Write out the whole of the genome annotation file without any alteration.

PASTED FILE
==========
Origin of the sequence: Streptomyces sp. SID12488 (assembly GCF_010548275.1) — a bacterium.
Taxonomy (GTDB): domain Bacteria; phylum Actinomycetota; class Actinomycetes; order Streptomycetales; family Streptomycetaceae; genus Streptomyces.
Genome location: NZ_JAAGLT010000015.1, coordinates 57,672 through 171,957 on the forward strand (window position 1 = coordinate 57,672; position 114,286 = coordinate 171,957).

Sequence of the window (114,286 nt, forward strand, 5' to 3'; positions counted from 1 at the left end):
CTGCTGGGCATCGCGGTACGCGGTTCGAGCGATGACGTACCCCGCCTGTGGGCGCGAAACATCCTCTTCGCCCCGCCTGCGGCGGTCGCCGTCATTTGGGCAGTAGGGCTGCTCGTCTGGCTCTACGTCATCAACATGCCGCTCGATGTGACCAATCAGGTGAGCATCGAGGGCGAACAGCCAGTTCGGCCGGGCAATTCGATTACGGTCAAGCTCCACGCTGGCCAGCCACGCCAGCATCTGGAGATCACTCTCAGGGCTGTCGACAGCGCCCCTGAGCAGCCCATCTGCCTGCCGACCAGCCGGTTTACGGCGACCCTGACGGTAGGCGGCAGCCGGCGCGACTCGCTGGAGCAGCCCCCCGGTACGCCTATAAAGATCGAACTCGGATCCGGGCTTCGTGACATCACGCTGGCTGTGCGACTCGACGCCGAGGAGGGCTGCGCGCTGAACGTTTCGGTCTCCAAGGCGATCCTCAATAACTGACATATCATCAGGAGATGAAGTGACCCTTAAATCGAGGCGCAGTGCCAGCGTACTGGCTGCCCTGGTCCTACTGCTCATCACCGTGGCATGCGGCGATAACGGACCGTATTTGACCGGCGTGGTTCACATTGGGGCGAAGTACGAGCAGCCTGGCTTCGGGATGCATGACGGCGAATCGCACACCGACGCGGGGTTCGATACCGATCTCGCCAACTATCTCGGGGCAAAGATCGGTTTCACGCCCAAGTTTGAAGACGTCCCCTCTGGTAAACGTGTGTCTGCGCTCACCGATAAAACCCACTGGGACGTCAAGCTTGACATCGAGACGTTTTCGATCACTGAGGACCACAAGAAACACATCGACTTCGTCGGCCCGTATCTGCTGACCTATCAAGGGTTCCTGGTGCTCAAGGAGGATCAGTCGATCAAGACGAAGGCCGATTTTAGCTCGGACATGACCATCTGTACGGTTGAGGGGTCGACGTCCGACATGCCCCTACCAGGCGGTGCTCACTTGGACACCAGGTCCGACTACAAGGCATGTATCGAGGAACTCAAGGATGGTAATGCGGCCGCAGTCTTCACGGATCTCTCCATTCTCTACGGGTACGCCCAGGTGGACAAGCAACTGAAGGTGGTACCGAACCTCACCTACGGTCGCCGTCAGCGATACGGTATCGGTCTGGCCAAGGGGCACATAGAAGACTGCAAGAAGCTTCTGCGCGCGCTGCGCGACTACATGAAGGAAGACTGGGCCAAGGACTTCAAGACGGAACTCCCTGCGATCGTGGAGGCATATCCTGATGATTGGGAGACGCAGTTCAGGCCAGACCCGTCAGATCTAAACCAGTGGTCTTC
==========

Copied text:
Origin of the sequence: Streptomyces sp. SID12488 (assembly GCF_010548275.1) — a bacterium.
Taxonomy (GTDB): domain Bacteria; phylum Actinomycetota; class Actinomycetes; order Streptomycetales; family Streptomycetaceae; genus Streptomyces.
Genome location: NZ_JAAGLT010000015.1, coordinates 57,672 through 171,957 on the forward strand (window position 1 = coordinate 57,672; position 114,286 = coordinate 171,957).

Sequence of the window (114,286 nt, forward strand, 5' to 3'; positions counted from 1 at the left end):
CTGCTGGGCATCGCGGTACGCGGTTCGAGCGATGACGTACCCCGCCTGTGGGCGCGAAACATCCTCTTCGCCCCGCCTGCGGCGGTCGCCGTCATTTGGGCAGTAGGGCTGCTCGTCTGGCTCTACGTCATCAACATGCCGCTCGATGTGACCAATCAGGTGAGCATCGAGGGCGAACAGCCAGTTCGGCCGGGCAATTCGATTACGGTCAAGCTCCACGCTGGCCAGCCACGCCAGCATCTGGAGATCACTCTCAGGGCTGTCGACAGCGCCCCTGAGCAGCCCATCTGCCTGCCGACCAGCCGGTTTACGGCGACCCTGACGGTAGGCGGCAGCCGGCGCGACTCGCTGGAGCAGCCCCCCGGTACGCCTATAAAGATCGAACTCGGATCCGGGCTTCGTGACATCACGCTGGCTGTGCGACTCGACGCCGAGGAGGGCTGCGCGCTGAACGTTTCGGTCTCCAAGGCGATCCTCAATAACTGACATATCATCAGGAGATGAAGTGACCCTTAAATCGAGGCGCAGTGCCAGCGTACTGGCTGCCCTGGTCCTACTGCTCATCACCGTGGCATGCGGCGATAACGGACCGTATTTGACCGGCGTGGTTCACATTGGGGCGAAGTACGAGCAGCCTGGCTTCGGGATGCATGACGGCGAATCGCACACCGACGCGGGGTTCGATACCGATCTCGCCAACTATCTCGGGGCAAAGATCGGTTTCACGCCCAAGTTTGAAGACGTCCCCTCTGGTAAACGTGTGTCTGCGCTCACCGATAAAACCCACTGGGACGTCAAGCTTGACATCGAGACGTTTTCGATCACTGAGGACCACAAGAAACACATCGACTTCGTCGGCCCGTATCTGCTGACCTATCAAGGGTTCCTGGTGCTCAAGGAGGATCAGTCGATCAAGACGAAGGCCGATTTTAGCTCGGACATGACCATCTGTACGGTTGAGGGGTCGACGTCCGACATGCCCCTACCAGGCGGTGCTCACTTGGACACCAGGTCCGACTACAAGGCATGTATCGAGGAACTCAAGGATGGTAATGCGGCCGCAGTCTTCACGGATCTCTCCATTCTCTACGGGTACGCCCAGGTGGACAAGCAACTGAAGGTGGTACCGAACCTCACCTACGGTCGCCGTCAGCGATACGGTATCGGTCTGGCCAAGGGGCACATAGAAGACTGCAAGAAGCTTCTGCGCGCGCTGCGCGACTACATGAAGGAAGACTGGGCCAAGGACTTCAAGACGGAACTCCCTGCGATCGTGGAGGCATATCCTGATGATTGGGAGACGCAGTTCAGGCCAGACCCGTCAGATCTAAACCAGTGGTCTTC